Central Fiction also adds in the concept of doubly discouraging turtling, by enhancing your Burst Gauge and damage output with the Active Flow system. In other words, if you guard or run away a lot, your meters will drop, just like in the past (and in Guilty Gear). But if you're overly aggressive, you'll now reap the benefits in Fiction twofold. This funnels into the new Exceed Accel move (of which every character has one), which does extra damage if you're in Active Flow. They're small additions, but welcome ones that fit naturally within the confines of what BlazBlue is trying to accomplish.
Beyond the already impressive campaign, there's multiple challenge modes (including the multi-tiered Grim of the Abyss, which is reminiscent of the Bloody Palace from Devil May Cry or the Dark Realm from Onimusha), in-game cash to earn for new colors, and a little home-building system for online lobbies. It's not nearly as cool as Revelator's world lobbies that sport the fishing mini-game, but it's the next best thing, complete with adorable little chibi avatars and 32-person lobbies.
There's also seven new characters (two are DLC and one is an unlock), my favorite of which is Hibiki. He's a lightning-quick fighter that utilizes a clone-based Drive attack, allowing him to either swap places with the clone or send it off as a projectile of sorts, giving him a sick amount of mixup potential (plus I'm a sucker for characters with full-screen punishes for casual matches). Naoto's fisticuff monk style and Hades' zoning abilities are a little too familiar and fit nonetheless, but Nine's witch design is classic Arc, and she comes equipped with an eye-opening elemental skillset -- different stocks to use and micromanage out of the corner of your eye. She's stylish as hell, all the way down to her teleport dash and witch hat.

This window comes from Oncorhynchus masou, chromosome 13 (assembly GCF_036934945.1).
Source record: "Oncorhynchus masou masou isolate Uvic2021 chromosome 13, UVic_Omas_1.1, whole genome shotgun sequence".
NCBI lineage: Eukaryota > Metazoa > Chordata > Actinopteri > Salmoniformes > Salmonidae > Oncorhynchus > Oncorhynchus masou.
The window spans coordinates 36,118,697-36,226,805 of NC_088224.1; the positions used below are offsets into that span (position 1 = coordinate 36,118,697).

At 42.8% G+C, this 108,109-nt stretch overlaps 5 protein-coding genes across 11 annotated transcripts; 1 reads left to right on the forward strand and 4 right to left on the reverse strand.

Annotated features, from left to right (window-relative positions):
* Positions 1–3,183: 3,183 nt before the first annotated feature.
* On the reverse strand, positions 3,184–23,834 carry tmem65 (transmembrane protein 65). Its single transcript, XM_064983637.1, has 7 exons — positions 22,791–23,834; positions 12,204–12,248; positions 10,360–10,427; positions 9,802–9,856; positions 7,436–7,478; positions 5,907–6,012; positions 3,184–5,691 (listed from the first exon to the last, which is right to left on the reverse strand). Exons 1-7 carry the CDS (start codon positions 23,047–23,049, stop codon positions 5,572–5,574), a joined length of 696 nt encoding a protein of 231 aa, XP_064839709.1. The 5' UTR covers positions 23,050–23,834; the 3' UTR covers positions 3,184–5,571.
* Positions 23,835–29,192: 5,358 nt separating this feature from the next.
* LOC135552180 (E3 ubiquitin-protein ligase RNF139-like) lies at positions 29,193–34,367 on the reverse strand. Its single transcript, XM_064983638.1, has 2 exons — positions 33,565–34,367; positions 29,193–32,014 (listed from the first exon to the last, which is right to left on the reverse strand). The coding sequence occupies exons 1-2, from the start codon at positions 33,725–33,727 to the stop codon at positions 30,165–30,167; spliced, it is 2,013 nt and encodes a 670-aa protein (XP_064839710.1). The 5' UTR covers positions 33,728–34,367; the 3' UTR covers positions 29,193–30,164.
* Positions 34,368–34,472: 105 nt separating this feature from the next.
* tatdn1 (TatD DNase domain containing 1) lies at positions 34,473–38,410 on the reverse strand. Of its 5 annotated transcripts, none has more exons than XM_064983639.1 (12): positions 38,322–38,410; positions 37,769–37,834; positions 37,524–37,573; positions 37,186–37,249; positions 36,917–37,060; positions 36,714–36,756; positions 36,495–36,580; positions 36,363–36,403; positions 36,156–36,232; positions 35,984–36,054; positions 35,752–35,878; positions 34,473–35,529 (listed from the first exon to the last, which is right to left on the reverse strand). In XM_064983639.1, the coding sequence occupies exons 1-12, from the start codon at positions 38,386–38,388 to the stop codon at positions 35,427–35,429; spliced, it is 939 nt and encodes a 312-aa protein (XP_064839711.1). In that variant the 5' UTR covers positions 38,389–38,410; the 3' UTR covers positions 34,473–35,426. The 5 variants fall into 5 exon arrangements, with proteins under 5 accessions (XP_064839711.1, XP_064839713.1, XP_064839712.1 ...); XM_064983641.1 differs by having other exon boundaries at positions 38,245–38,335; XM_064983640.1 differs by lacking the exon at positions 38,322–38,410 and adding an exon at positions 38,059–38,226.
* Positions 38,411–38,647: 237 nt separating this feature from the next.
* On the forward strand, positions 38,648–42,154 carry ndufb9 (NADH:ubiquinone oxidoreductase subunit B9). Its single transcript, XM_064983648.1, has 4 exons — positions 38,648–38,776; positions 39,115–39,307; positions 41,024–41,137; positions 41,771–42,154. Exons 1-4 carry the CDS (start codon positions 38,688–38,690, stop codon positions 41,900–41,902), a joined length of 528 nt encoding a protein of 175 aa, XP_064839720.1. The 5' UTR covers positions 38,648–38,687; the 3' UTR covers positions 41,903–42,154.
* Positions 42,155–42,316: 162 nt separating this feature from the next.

If BlazBlue: Central Fiction is the end (and I don't think it will be), it's a fitting one. It packs in pretty much everything past games have offered, and then brings in several great new characters and one of the biggest stories in fighting game history.
[This review is based on a retail build of the game purchased by the reviewer.]
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BlazBlue: Central Fiction reviewed by Chris Carter
Impressive effort with a few noticeable problems holding it back. Won't astound everyone, but is worth your time and cash.
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There are stories. And then there’s the story for “BlazBlue: Central Fiction.”
Just how in-depth is Central Fiction’s story mode? Well, I used to describe games with sparse storytelling by typically saying “it’s no War and Peace.” After spending the better part of one day going through the latest chapter in the BlazBlue saga, however, I have reached one conclusion. War and Peace is no BlazBlue: Central Fiction. Let’s just say that when a simple recap of the plot of earlier games in the series takes 30 minutes, you know you’re in for a long day. Or night, depending on when you decide to partake in the game’s huge heaping of fictional fare. It’s like the opposite storytelling approach to Street Fighter V, at least before the latter released its full story mode.